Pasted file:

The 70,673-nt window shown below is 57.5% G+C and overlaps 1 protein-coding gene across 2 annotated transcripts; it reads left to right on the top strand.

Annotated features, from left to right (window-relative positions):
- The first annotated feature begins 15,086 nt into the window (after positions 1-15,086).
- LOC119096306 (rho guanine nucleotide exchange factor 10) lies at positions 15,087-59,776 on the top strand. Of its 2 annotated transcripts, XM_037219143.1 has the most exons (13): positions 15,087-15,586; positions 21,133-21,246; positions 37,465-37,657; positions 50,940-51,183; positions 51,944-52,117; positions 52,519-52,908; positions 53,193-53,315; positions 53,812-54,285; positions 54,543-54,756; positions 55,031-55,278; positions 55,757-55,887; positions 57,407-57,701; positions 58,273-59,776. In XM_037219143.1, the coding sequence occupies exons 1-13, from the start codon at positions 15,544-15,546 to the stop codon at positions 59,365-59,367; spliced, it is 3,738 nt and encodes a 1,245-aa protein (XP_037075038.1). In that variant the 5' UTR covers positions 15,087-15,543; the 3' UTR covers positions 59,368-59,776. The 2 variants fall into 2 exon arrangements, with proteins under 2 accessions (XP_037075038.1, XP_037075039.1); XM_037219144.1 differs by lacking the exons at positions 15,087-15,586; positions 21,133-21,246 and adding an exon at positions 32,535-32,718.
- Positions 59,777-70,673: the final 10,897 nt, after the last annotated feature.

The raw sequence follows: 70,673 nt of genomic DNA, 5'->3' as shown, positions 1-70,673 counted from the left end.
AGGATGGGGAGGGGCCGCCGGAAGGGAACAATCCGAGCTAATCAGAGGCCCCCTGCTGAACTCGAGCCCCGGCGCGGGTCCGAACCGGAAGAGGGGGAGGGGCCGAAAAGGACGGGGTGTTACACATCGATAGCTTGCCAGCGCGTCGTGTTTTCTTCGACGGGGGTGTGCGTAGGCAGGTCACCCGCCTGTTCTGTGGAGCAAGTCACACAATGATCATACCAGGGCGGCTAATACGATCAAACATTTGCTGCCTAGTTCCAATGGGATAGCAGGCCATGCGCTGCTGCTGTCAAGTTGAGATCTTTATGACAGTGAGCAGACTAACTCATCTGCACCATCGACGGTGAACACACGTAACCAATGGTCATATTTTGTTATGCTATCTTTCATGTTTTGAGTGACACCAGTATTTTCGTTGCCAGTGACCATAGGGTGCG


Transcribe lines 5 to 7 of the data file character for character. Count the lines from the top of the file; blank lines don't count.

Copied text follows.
- Positions 59,777-70,673: the final 10,897 nt, after the last annotated feature.

The raw sequence follows: 70,673 nt of genomic DNA, 5'->3' as shown, positions 1-70,673 counted from the left end.
AGGATGGGGAGGGGCCGCCGGAAGGGAACAATCCGAGCTAATCAGAGGCCCCCTGCTGAACTCGAGCCCCGGCGCGGGTCCGAACCGGAAGAGGGGGAGGGGCCGAAAAGGACGGGGTGTTACACATCGATAGCTTGCCAGCGCGTCGTGTTTTCTTCGACGGGGGTGTGCGTAGGCAGGTCACCCGCCTGTTCTGTGGAGCAAGTCACACAATGATCATACCAGGGCGGCTAATACGATCAAACATTTGCTGCCTAGTTCCAATGGGATAGCAGGCCATGCGCTGCTGCTGTCAAGTTGAGATCTTTATGACAGTGAGCAGACTAACTCATCTGCACCATCGACGGTGAACACACGTAACCAATGGTCATATTTTGTTATGCTATCTTTCATGTTTTGAGTGACACCAGTATTTTCGTTGCCAGTGACCATAGGGTGCG